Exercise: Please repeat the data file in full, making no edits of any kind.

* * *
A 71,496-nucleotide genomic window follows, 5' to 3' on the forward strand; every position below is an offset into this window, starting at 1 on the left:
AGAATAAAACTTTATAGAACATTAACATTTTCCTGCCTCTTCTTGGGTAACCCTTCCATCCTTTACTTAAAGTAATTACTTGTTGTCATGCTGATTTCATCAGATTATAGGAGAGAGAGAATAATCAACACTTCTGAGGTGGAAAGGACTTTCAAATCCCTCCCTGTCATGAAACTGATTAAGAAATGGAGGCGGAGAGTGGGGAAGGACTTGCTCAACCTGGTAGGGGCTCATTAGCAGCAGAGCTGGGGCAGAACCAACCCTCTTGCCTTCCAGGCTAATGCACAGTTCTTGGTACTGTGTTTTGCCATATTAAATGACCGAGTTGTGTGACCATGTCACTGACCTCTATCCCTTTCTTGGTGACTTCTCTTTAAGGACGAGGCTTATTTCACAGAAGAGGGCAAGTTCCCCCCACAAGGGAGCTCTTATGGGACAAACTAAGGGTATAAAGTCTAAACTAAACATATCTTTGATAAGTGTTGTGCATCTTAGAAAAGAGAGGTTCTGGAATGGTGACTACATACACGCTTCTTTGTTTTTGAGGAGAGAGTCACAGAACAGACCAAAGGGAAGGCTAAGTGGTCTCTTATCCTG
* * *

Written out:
A 71,496-nucleotide genomic window follows, 5' to 3' on the forward strand; every position below is an offset into this window, starting at 1 on the left:
AGAATAAAACTTTATAGAACATTAACATTTTCCTGCCTCTTCTTGGGTAACCCTTCCATCCTTTACTTAAAGTAATTACTTGTTGTCATGCTGATTTCATCAGATTATAGGAGAGAGAGAATAATCAACACTTCTGAGGTGGAAAGGACTTTCAAATCCCTCCCTGTCATGAAACTGATTAAGAAATGGAGGCGGAGAGTGGGGAAGGACTTGCTCAACCTGGTAGGGGCTCATTAGCAGCAGAGCTGGGGCAGAACCAACCCTCTTGCCTTCCAGGCTAATGCACAGTTCTTGGTACTGTGTTTTGCCATATTAAATGACCGAGTTGTGTGACCATGTCACTGACCTCTATCCCTTTCTTGGTGACTTCTCTTTAAGGACGAGGCTTATTTCACAGAAGAGGGCAAGTTCCCCCCACAAGGGAGCTCTTATGGGACAAACTAAGGGTATAAAGTCTAAACTAAACATATCTTTGATAAGTGTTGTGCATCTTAGAAAAGAGAGGTTCTGGAATGGTGACTACATACACGCTTCTTTGTTTTTGAGGAGAGAGTCACAGAACAGACCAAAGGGAAGGCTAAGTGGTCTCTTATCCTG